Republicans Love Giving Away Free Stuff — But Only to People Who Already Have Lots of Stuff

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Over at Vox, Christopher Faricy tells us that both Democrats and Republicans like to give away free stuff:

The main difference between the two political parties is not whether to deliver government benefits to supporters but rather who those supporters are. The Republican Party’s core socioeconomic voting groups are wealthier households and businesses, both of which benefit when social welfare is provided through the tax code rather than through explicit spending.

We are talking here of tax expenditures, that lovely oxymoron in which welfare for the rich is disguised as a tax cut. Tax expenditures include just about anything that gives people a tax break: health savings accounts, retirement accounts, the mortgage interest deduction, and so forth. These are usually pitched as ways to help the average Joe, but in fact the average Joe usually doesn’t take much advantage of them. And when the average Joe does, his tax rate is low enough that it doesn’t help much.

But high earners are a different story. About 70 percent of the benefit of all tax expenditures goes to top earners. For that reason, the chart on the right should come as no surprise: Republicans love tax expenditures, while Democrats are lukewarm about them. On average, tax expenditures have gone up about 12 percent under Republicans, but less than 5 percent under Democrats.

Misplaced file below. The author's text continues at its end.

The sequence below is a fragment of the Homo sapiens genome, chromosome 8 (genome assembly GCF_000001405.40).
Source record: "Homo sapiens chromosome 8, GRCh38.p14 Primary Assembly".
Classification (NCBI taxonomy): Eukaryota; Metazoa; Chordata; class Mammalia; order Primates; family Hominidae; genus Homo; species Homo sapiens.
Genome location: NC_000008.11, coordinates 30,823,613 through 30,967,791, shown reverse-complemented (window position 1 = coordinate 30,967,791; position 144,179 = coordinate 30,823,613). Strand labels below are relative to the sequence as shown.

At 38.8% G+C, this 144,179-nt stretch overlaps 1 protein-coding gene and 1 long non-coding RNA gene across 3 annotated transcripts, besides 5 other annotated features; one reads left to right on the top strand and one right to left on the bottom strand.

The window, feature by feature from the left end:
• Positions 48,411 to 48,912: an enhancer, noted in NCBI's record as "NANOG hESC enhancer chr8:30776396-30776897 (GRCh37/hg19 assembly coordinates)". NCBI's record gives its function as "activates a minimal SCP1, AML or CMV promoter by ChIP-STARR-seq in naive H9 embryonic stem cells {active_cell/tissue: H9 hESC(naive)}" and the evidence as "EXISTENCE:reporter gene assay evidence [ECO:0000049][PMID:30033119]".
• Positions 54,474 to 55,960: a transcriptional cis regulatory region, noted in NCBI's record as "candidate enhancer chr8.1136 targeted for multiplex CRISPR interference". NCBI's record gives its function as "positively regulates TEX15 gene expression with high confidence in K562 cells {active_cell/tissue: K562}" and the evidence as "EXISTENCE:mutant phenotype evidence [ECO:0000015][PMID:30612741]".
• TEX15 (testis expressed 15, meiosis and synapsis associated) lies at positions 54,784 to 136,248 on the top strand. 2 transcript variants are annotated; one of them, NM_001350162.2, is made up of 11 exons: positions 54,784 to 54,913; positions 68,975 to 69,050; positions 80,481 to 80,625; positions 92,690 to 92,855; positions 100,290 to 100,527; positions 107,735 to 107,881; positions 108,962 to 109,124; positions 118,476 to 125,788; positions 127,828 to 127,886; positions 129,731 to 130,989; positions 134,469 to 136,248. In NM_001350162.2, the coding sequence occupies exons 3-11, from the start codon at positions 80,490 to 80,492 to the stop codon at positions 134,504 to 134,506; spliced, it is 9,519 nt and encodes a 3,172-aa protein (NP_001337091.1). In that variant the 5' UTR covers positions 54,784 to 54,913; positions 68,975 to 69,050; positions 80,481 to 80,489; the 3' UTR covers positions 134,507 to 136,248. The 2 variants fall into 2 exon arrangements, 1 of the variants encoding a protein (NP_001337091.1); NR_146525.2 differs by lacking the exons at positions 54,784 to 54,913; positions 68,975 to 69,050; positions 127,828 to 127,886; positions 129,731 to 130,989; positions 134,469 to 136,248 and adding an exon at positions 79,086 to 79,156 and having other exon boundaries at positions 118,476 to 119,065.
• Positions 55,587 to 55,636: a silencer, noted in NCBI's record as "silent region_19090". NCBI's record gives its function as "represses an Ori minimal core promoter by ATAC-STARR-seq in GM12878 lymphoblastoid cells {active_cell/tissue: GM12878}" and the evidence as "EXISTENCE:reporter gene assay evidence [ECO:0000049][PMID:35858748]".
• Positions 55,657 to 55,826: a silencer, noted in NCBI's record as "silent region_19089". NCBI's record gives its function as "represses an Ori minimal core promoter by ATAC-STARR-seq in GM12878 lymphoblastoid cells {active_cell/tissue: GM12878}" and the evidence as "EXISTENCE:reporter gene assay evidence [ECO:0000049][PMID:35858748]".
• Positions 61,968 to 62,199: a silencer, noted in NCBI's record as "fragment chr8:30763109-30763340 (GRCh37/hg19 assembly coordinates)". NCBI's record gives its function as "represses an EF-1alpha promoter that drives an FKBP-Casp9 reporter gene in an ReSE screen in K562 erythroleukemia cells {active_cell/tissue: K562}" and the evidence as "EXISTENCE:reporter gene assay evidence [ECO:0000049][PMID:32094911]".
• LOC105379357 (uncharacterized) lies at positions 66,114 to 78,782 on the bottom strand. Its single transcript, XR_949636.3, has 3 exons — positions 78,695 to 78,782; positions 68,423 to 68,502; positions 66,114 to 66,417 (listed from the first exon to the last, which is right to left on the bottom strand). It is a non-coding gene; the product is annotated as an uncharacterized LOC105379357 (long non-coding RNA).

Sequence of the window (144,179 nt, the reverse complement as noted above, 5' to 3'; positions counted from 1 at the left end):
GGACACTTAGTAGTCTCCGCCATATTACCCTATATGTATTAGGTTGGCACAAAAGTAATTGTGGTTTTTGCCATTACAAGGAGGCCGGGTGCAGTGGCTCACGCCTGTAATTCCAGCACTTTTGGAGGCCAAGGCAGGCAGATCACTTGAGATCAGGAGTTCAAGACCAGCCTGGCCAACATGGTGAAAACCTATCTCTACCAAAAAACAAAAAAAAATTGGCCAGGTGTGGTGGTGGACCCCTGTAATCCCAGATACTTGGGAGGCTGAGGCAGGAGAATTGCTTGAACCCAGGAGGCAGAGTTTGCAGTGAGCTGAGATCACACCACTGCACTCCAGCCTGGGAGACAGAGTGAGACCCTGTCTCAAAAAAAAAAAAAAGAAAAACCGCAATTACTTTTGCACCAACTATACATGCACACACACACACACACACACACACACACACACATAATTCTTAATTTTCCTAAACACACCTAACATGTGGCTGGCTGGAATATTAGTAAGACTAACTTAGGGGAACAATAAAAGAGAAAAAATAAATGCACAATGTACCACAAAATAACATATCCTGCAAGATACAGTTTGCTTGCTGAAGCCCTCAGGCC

Bottom line: To quote Jeb Bush, the Republican message is “Get in line, and we’ll take care of you with free stuff.” But only if the free stuff goes to corporations and the wealthy.

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FACT:

Mother Jones was founded as a nonprofit in 1976 because we knew corporations and the wealthy wouldn't fund the type of hard-hitting journalism we set out to do.

Today, reader support makes up about two-thirds of our budget, allows us to dig deep on stories that matter, and lets us keep our reporting free for everyone. If you value what you get from Mother Jones, please join us with a tax-deductible donation today so we can keep on doing the type of journalism 2020 demands.

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